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  3. This was such a beautiful tribute. Tears sprang to my eyes with the last sentence...

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  4. Susie: Thank you. We all have fond memories. They are a few of the things that make life living.

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  5. Love it when you share a good story with us. Especially one from your life, that carries such emotion. I can feel the admiration for your Dad coming through and it's a lovely thing.

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  6. I used to watch my Papaw shave with a straight razor. He tried to teach me but mom found out I got in trouble. For years after his passing, Papaw's mug, brush,razor and tin of shaving powder sat in the medicine cabinet and no one ever dared to touch it.

    My own father used a double edged razor. He kept his in a small brown cellinoid case. When the razor was dull, there was a little slat in the back of the medicaine cabinet where my father would drop the blade. I wonder how many old double edge blades are in the walls of that old house.

    I still have his razor and case. I also learned real fast what a styptic stick was too.

    You were smart to listen to the stories your father told you. Evidently I didn't but my older sister did. Thank goodness, or I wouldn't know as much as I do now about my own family's history.~Ames

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  7. Hi JJ .. great post and I can see him shaving too - or all men, taking that care at the start of the day.

    I'd have loved to have had more guidance and knowledge from my father - he was awesome in his knowledge .. but sharing it wasn't easy for him - and thus I enjoy learning from others now that he has gone.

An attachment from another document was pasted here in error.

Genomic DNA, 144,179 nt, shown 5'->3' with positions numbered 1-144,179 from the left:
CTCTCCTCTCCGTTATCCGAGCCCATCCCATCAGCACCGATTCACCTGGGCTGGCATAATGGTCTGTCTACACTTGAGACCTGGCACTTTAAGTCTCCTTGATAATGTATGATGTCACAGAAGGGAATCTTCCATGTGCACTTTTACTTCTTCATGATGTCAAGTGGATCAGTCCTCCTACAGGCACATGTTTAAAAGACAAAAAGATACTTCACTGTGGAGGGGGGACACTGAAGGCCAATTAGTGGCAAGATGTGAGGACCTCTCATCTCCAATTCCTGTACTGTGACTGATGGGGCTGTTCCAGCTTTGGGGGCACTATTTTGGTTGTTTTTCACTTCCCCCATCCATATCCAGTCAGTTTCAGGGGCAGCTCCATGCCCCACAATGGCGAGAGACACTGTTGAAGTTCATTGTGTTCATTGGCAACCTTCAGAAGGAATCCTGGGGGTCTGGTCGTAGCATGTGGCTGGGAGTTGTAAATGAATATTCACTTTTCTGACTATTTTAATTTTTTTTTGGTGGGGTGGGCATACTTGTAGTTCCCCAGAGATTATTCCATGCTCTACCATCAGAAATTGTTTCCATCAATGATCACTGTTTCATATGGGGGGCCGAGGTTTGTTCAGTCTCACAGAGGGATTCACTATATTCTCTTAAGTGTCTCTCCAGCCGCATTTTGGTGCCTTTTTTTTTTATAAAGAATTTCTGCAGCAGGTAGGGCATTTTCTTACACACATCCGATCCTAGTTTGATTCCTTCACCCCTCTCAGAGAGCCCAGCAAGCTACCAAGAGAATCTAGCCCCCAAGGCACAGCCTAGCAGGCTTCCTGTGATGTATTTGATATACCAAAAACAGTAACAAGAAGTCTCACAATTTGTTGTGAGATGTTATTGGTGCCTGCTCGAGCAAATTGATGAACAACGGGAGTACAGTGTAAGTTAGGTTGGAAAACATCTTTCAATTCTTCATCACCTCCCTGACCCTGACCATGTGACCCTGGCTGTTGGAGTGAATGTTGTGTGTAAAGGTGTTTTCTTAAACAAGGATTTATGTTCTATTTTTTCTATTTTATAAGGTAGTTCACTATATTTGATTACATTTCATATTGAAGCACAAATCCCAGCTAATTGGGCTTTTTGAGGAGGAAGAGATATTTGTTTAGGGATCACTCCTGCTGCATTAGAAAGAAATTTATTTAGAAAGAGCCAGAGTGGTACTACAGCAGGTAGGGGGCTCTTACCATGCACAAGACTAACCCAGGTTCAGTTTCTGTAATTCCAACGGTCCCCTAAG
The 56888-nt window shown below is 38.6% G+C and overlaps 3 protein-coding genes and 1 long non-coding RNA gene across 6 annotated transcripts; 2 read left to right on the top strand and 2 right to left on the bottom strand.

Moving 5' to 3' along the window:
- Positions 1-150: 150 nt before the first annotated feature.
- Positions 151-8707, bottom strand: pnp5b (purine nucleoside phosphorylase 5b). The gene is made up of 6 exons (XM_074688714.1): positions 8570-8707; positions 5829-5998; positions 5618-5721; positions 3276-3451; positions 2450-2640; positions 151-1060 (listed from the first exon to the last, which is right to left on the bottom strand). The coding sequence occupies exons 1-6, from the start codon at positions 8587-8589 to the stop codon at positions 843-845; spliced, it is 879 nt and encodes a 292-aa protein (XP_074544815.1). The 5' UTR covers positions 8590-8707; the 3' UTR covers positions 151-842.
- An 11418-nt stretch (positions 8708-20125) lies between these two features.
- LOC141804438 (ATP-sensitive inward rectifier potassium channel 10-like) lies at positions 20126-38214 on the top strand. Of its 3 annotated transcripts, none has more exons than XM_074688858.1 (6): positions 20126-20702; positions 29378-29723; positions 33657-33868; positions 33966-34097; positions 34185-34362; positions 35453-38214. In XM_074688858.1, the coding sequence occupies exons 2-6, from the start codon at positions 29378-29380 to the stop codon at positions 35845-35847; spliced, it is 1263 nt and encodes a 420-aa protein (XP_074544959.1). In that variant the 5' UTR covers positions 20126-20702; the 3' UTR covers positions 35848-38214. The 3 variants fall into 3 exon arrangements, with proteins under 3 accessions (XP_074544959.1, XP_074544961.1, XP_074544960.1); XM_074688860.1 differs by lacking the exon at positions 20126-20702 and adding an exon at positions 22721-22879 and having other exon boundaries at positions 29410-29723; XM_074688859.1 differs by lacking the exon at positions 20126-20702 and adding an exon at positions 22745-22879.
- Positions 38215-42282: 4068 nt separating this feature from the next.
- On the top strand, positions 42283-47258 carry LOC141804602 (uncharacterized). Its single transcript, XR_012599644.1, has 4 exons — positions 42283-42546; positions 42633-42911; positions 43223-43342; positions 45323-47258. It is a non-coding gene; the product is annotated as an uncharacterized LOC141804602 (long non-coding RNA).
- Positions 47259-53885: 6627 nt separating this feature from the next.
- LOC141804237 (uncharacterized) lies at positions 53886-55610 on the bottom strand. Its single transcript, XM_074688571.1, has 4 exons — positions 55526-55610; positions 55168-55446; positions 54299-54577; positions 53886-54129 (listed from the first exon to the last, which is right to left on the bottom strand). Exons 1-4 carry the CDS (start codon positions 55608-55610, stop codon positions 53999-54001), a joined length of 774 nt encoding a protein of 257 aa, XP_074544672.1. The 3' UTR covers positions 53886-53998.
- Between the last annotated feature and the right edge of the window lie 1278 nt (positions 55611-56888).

There are fond memories though .. delighted you revelled in yours and your Dad made it so.

    Cheers - Hilary

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  8. Beautiful and touching text JJ. Thank you.

    I confess I hate shaving, although I do it every morning (with more modern tools).

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  9. Thank you for letting me know about the change in your blog... that was exceedingly kind of you. I plan to come regularly and check out what you are doing/reading/writing. Great look, too!

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  10. Kagemusha: Thank you. I will also be following your site more closely. It is very interesting.

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  11. FanaticoUm: Thank you for the kind words. Indeed, we do what we must.

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  12. Jasmine: I appreciate that very much.

    Ames: It is fascinating how much we recall about the little things from out childhood. Hold on the that razor. It must be special.

    Hilary: I do understand. My father was not a very touchy feely type guy, but he did take the time to steer me in the right direction, usually by example.